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Mayor Rahm Emanuel to fired cop in racist photo: 'Good riddance'

Mayor Rahm Emanuel on Wednesday had two choice words for the now-fired Chicago Police officer who joined another former officer in posing with rifles as they stood over a black man lying on his belly with deer antlers on his head.

“Good riddance.”

“Let me be clear: That photo does not represent the values of the city of Chicago that we all share in common. It doesn’t represent the values of the Police Department,” Emanuel said after a Taste of Chicago preview.

“And as the mayor of the city of Chicago to that individual, `Good riddance. . . . You don’t belong in the Police Department.’ Our whole idea of the Police Department is to serve and protect.”

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About a photo we could not withhold from you

Earlier this month, Chicago became the nation’s first major city to dole out reparations — $5.5 million to be exact — to compensate those allegedly tortured by former Area 2 Chicago Police Commander Jon Burge and his cohorts.

It was the boldest step the city has taken to remove what Emanuel has called “this stain” on the Chicago Police Department.

If Emanuel has any hope of revitalizing community policing and getting the public cooperation that police need to solve crimes, the first order of business is to restore public trust between citizens and police in the black community so undermined by the Burge torture era.

Yet, for all the good will built by the reparations fund and ongoing “listening tour” by police brass, one photo of two white officers demeaning an unidentified African-American drug suspect has the potential to undermine it.

That’s why the mayor was so quick to condemn the photo and why the Police Department didn’t want the public to see it.

The mayor has also promised to shake up a Chicago Police Board that voted 5-to-4 to fire Officer Timothy McDermott, one of two white officers in the photo. The shake-up will begin by dumping Board President Demetrius Carney, whose term expired last year.

Asked about that, Emanuel would say only, “Stay tuned.”

The Chicago Sun-Times published the photo this week after a Cook County judge declined to keep secret the shocking image of former Officers Timothy McDermott and Jerome Finnigan kneeling with what the police department says is an unidentified African-American drug suspect.

Believed to have been taken in a West Side police station between 1999 and 2003, the Polaroid photo was given to the city by the feds in 2013 and resulted in McDermott, a clout-heavy cop, being fired last year by the police board in a 5-to-4 vote.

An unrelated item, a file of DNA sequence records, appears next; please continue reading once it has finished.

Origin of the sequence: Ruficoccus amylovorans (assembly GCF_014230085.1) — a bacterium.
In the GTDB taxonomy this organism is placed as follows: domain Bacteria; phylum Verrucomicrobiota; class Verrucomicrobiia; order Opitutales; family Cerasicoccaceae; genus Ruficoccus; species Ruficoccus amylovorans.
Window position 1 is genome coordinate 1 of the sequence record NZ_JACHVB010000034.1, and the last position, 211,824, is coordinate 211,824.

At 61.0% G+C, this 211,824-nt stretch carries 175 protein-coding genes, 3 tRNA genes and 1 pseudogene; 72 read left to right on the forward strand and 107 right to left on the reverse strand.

The four dissenters said McDermott should only have been suspended. But a majority of the board wrote that “appearing to treat an African-American man not as a human being but as a hunted animal is disgraceful and shocks the conscience.”

McDermott, who has been driving a truck to support his family, is now appealing his dismissal in court.

Even though police Supt. Garry McCarthy moved to fire McDermott, attorneys for the police department and McDermott both asked Judge Thomas Allen to keep the photo under seal earlier this year.

They said they wanted to protect the privacy of the unidentified African-American man. Allen denied their request in March. The Sun-Times recently obtained a copy of the photo in the court file.

Federal prosecutors gave the photo to police investigators in 2013 about two years after Finnigan — the notorious other cop in the picture — was sentenced to 12 years in prison for leading a crew of rogue cops in robberies, home invasions and other crimes.

The photo comes to light as conflicts in recent months between white police officers and black suspects have gained national attention and sparked national protests, and as McCarthy himself has started a listening tour throughout Chicago to improve the frayed relations between police and the black and Hispanic communities

McCarthy said in a statement earlier this week to the Chicago Sun-Times that the photo “is disgusting, and the despicable actions of these two former officers have no place in our police department or in our society. As the superintendent of this department, and as a resident of our city, I will not tolerate this kind of behavior, and that is why neither of these officers works for CPD today. I fired one of the officers and would have fired the other if he hadn’t already been fired by the time I found out about the picture. Our residents deserve better than this, as do the thousands of good men and women in this department.”

Finnigan and McDermott worked together in the Special Operations Section. But McDermott was not accused of criminal wrongdoing in a scandal involving the unit that led to it being disbanded in 2007 — and Finnigan and other officers being convicted of crimes.

Police investigators believe Finnigan and McDermott posed in the photo while McDermott was assigned to SOS between 1999 and 2003, when he became a detective, according to court records in McDermott’s case.

When the feds confronted Finnigan with the photo, he told them he and McDermott arrested the African-American man for having “20 bags of weed” and the man provided them with the rifles, according to court records. The photo was taken in the tactical office of the Harrison Police District on the West Side, Finnigan said.

But the police department’s Bureau of Internal Affairs says it was unable to identify the African-American man in the photo.

Finnigan and McDermott did not file an arrest report involving the man, according to court records.

Finnigan told the FBI the man didn’t have a serious criminal background, so they let him go without arresting him, a law enforcement source said, adding that the photo was taken in “the spur of the moment.”

The person who took the photo hasn’t been identified, either.

Contributing: Frank Main and Kim Janssen